As for applications of new indications, only about 50% of them will be included in the NHI, and only half of them will receive effective payment prices. On average, the whole process takes 320 days (381 days in the worst case). Considering that the introduction of a targeted treatment in Taiwan is about 2-3 years later than its first launch, patients in Taiwan may have to wait a total of 5-6 years for the access of a new targeted treatment.
NHI Drug Dispensing Items and Fee Schedule Joint Establishment Meeting
The drug review procedure is not only time consuming, but also affected by structural factors. In the Joint Establishment Meeting, over half of the members are representatives of hospitals and medical associations. Hospital representatives are very concerned about the financial impact. On the contrary, the representatives of the insured and employers are comparatively lack of related experiences and training. A representative of the insured even blamed parents for rare diseases, and mentioned that target treatments have no actual benefit as they are just to prolong patients’ life for a few months. Irrational discussion and poor efficiency have crippled the progress of the meetings.
In reply to the criticism, the NHIA recruited 4 doctors into the Joint Establishment Meeting in 2014. As they join the meeting as individual professionals rather than as representatives of medical associations, their performances and functions are yet to be observed.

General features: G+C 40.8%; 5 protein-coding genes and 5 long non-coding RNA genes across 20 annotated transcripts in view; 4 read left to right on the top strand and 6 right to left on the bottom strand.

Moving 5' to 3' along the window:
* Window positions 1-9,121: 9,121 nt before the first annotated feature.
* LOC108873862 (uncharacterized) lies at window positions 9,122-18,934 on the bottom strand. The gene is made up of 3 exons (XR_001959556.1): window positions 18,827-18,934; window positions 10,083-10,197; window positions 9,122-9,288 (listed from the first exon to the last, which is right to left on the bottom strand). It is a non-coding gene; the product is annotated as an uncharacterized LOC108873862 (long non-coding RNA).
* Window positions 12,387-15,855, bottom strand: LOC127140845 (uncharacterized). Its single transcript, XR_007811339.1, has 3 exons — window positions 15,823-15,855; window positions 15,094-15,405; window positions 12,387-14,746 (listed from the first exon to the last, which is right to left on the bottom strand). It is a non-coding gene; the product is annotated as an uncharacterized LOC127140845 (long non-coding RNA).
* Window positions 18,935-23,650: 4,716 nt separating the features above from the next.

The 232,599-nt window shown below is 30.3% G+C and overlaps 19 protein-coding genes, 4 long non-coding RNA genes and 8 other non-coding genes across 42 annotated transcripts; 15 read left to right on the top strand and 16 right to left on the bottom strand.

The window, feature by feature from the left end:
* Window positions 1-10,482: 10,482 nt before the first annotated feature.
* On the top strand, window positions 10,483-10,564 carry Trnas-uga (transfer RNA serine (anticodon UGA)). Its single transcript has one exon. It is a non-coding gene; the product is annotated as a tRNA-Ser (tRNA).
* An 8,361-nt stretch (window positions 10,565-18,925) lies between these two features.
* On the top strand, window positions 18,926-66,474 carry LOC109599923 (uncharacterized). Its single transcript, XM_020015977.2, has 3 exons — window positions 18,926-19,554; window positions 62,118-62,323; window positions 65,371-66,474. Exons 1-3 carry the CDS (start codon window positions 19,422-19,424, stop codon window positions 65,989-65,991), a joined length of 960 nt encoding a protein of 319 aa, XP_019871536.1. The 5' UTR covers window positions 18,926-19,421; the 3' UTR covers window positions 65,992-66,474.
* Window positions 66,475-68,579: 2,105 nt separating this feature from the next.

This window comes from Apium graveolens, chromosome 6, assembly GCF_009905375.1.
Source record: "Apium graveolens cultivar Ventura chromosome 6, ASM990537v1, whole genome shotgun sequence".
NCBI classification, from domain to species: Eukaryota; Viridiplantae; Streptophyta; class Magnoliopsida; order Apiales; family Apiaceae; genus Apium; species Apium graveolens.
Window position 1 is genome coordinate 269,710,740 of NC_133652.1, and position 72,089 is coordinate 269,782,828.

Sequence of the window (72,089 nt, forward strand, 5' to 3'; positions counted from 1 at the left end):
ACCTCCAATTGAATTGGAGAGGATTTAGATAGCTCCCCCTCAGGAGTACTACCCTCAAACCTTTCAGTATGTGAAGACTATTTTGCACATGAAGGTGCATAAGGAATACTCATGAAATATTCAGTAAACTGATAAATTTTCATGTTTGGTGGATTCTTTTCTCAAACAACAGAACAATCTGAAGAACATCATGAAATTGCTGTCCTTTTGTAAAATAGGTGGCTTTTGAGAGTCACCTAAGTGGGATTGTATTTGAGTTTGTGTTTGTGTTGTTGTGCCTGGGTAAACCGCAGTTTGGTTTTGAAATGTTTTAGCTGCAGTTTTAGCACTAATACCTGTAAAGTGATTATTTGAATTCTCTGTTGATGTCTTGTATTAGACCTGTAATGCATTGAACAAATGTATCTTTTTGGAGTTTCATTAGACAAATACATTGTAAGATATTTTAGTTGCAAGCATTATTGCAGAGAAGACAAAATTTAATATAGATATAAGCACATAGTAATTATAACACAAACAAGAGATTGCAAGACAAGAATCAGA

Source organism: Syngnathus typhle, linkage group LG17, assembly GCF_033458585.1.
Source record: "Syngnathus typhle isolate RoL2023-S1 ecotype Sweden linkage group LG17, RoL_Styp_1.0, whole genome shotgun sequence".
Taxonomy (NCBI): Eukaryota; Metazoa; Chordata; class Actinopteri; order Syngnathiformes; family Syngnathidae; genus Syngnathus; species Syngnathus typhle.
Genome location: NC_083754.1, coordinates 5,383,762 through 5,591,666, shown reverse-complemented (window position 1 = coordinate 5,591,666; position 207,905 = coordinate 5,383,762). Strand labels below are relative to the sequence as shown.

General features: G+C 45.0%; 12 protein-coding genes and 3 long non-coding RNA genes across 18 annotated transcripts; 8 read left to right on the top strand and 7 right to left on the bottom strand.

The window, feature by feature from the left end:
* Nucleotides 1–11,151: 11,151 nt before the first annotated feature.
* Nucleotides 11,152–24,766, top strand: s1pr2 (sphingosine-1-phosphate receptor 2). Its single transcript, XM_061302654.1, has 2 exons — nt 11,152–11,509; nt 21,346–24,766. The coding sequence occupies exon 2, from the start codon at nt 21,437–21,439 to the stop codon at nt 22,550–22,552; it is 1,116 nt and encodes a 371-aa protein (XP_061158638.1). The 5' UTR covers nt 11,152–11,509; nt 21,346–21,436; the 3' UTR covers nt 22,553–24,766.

Furthermore, the Joint Establishment Meeting has a serious defect: the lack of a consensus-based drug reimbursement principle. For example, there are no ground rules for the standard for financial impact, the time period for the evaluation of the economic benefits of a drug, the savings from reducing complications, the survival rate of targeted treatments, drugs on priority list, the criteria for assessing the impact on patients, and the collection of comments from the public and patients, etc. These critical issues have already been incorporated in the models implemented in many countries, such as the UK, Australia and Canada. Taiwan is still on ground zero. Representatives in the Joint Establishment Meeting require intensive training and need to build up consensuses.
30 people decide the treatments for 23m people
NHI-reimbursed drugs surely are not bad. Drugs for the self-payment market may not be more effective. In the Joint Establishment Meeting, a group of 30 people decide the treatments available for the 23 million people. Though the meeting minutes and records are open to the public’s access, the public’ involvement should be increased. If the authority is not able to establish the principles for reimbursement, at least it can make the discussion process open and transparent. It is time to request the NHIA to broadcast the discussion meetings live to viewers and allow the media to observe meetings.
This issue concerns everyone, because we all get ill sometimes.
【2015-01-26/ United Daily News】